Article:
Once upon a time, when you could still find a payphone on every corner, there was nothing like busting open a brand new CD. Sure, the plastic wrap was aggravating, but once you won that battle, you couldn’t wait to break out the booklet and start flipping through it. It’s a really small experience that is slowly disappearing and that many may not even care about now. Yeah, you can still buy new albums physically, but the majority are being released in flimsy digipak cases.
Digipaks are those gatefold cases usually made out of paper stock and lately more record companies are using them. They do have their uses, mainly for independent bands trying to cut down on costs. They also take up less room, but now that they are used for almost all music releases it can be aggravating for music collectors. If the packaging is done right then it’s not so bad, but sometimes it’s downright lazy. Perfect example is Marilyn Manson’s Born Villain. It features nothing more than his picture on the cover with “Lyrics available at Bornvillain.com” printed inside. Nothing else. No booklet, no other pictures, nothing. For $13 you expect a little more. This type of laziness is unfortunately becoming more common.
More companies seem to be resorting to digipaks because they figure many people don’t purchase music physically anymore. Fair enough, but with this assumption in place it may take an affect on how the entire record is presented, like the artwork. Don’t get me wrong, there is still some great album artwork out there, but with most booklets spanning two pages it seems like less effort is put into it. It’s not a huge deal, but it takes away from the whole album experience: flipping through the booklet while listening to the new music, trying to find hidden tidbits, learning the lyrics, and take it all in. Now there’s none of that. Maybe you’ll get some lyrics if you’re lucky.
With the packaging the way it is now, we lose out on so many fun extras artists may be inspired to include with the album. For Mechanical Animals, Manson released it in a stark blue case, which was used to decipher cryptic messages in the booklet. Sometimes artists would even include little facts about the songs. And what about when a record has such amazing artwork you want to hang it on your wall? Now, it seems like to get detailed booklets and better casing for the disc itself, you have to pay extra for the deluxe editions (Depeche Mode, Green Day). Also, the current cases seem easier to damage: they could bend, crease, get wet, fold, and even tear depending on how durable the stock they use is. Crystal cases usually crack easily, but you never have to worry about the ends fraying or the entire packaging getting warped.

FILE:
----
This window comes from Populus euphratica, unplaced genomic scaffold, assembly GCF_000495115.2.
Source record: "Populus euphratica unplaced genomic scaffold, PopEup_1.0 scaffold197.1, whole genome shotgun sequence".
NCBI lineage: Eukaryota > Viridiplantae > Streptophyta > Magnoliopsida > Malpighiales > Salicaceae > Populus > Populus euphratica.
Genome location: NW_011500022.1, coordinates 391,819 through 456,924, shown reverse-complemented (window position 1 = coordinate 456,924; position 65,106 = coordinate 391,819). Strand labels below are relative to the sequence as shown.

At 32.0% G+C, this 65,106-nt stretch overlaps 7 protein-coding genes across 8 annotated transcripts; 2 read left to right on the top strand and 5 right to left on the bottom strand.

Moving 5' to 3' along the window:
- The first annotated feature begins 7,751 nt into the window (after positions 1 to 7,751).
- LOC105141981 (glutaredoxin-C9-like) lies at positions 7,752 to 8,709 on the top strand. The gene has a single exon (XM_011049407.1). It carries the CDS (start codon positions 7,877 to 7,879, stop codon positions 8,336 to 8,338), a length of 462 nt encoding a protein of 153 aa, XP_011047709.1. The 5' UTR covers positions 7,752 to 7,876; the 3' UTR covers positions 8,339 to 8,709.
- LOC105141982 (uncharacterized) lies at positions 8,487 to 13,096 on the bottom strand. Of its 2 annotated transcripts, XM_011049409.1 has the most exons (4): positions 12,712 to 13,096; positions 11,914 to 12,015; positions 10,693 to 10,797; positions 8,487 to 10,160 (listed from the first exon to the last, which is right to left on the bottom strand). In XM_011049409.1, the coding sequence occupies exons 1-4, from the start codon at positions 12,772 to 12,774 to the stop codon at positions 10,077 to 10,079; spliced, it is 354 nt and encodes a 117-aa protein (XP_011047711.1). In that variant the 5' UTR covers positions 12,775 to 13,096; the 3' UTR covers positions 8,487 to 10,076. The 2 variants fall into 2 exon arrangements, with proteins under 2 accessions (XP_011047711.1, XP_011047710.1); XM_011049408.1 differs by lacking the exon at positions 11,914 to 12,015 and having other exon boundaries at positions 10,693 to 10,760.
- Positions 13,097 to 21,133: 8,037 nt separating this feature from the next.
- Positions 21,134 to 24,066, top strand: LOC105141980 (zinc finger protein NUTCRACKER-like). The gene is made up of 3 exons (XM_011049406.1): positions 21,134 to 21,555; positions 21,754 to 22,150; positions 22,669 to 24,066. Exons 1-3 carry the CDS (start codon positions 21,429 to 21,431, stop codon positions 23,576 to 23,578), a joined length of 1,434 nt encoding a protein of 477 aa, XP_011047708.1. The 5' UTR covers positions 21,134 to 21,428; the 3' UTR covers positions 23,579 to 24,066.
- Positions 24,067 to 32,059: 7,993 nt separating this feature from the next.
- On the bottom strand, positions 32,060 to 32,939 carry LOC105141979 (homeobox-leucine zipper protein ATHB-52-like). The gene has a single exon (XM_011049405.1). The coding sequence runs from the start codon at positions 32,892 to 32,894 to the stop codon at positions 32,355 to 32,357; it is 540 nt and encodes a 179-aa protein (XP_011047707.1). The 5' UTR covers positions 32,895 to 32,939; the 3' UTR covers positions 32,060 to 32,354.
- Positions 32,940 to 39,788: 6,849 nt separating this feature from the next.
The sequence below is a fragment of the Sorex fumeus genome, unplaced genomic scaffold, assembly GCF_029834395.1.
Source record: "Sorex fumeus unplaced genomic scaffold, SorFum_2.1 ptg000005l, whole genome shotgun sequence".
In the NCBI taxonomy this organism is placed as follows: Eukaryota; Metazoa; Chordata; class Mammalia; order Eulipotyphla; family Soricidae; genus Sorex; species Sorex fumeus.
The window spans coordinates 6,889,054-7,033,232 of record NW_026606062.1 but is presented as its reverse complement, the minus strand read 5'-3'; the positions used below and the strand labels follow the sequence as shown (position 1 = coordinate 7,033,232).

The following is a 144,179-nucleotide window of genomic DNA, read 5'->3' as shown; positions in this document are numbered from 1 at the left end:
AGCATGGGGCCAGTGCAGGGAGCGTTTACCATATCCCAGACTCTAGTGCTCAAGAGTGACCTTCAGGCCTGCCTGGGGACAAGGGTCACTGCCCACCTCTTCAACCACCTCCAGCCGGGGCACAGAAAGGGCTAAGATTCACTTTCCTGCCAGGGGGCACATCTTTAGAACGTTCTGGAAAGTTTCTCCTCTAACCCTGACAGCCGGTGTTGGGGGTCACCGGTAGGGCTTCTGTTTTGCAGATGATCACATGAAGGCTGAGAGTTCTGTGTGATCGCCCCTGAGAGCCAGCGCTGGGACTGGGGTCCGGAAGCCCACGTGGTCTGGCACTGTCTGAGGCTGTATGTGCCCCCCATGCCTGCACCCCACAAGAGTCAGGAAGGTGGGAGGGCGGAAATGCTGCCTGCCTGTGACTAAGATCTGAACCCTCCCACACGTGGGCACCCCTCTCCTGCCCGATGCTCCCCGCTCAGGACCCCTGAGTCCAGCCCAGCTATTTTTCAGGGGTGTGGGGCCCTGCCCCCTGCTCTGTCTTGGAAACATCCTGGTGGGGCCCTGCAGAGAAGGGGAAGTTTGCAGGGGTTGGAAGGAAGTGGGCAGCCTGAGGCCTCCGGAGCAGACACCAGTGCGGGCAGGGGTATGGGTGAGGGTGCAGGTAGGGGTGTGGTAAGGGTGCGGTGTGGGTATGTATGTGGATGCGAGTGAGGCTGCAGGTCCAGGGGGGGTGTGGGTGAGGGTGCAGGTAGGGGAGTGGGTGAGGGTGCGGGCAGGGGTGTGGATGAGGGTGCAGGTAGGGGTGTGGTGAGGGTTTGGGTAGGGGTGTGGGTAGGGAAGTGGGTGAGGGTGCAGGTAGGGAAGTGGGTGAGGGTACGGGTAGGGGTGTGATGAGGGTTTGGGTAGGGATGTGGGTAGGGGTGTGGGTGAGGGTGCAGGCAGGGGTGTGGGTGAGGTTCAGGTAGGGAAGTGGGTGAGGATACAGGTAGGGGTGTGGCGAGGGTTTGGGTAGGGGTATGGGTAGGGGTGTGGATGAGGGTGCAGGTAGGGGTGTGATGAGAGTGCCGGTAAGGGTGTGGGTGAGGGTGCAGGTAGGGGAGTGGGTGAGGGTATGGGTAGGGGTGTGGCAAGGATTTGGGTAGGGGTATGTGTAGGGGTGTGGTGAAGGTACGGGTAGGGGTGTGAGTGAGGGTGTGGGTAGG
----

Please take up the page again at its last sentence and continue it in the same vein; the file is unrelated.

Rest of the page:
The other downside of digipaks is the way the disc is handled. Sure, jewel cases can be finicky, but at least there was a suitable spot for the disc. Most of the album packaging now resorts to pockets where the CD slides out. This is beyond annoying. Not only do you have to shake around the case in order to get the disc unless you want to completely dent it, but if this method doesn’t work you have to risk touching the underside of the disc just to get it out. Also, some of the cases are so thin, they’re almost non-existent. While some of the newer cases do include a disc tray to keep the CD safe, most do not. They’re even using this style of packaging for CD/DVD combinations. Muse’s last live album came with a blu-ray. Both discs and a booklet were stuffed into two pockets. You would think by including a blu-ray disc you would get better packaging.
The whole digipak thing is not a huge deal. It won’t keep me from buying albums or anything like that. All I’m trying to say is it takes away from a small enjoyable experience that was part of losing yourself in a new album. There are some good sides to the new packaging, like taking up less space and cutting costs for bands, but they aren’t as satisfying. Not everything about crystal cases are great, but they’re a bit more stable. Maybe it’s just me being a weird obsessed music lover, but it’s something I think about whenever I get a new album. Maybe you feel the same way or perhaps you just don’t care. All I know is it’s one of those things you appreciate and miss as time goes on.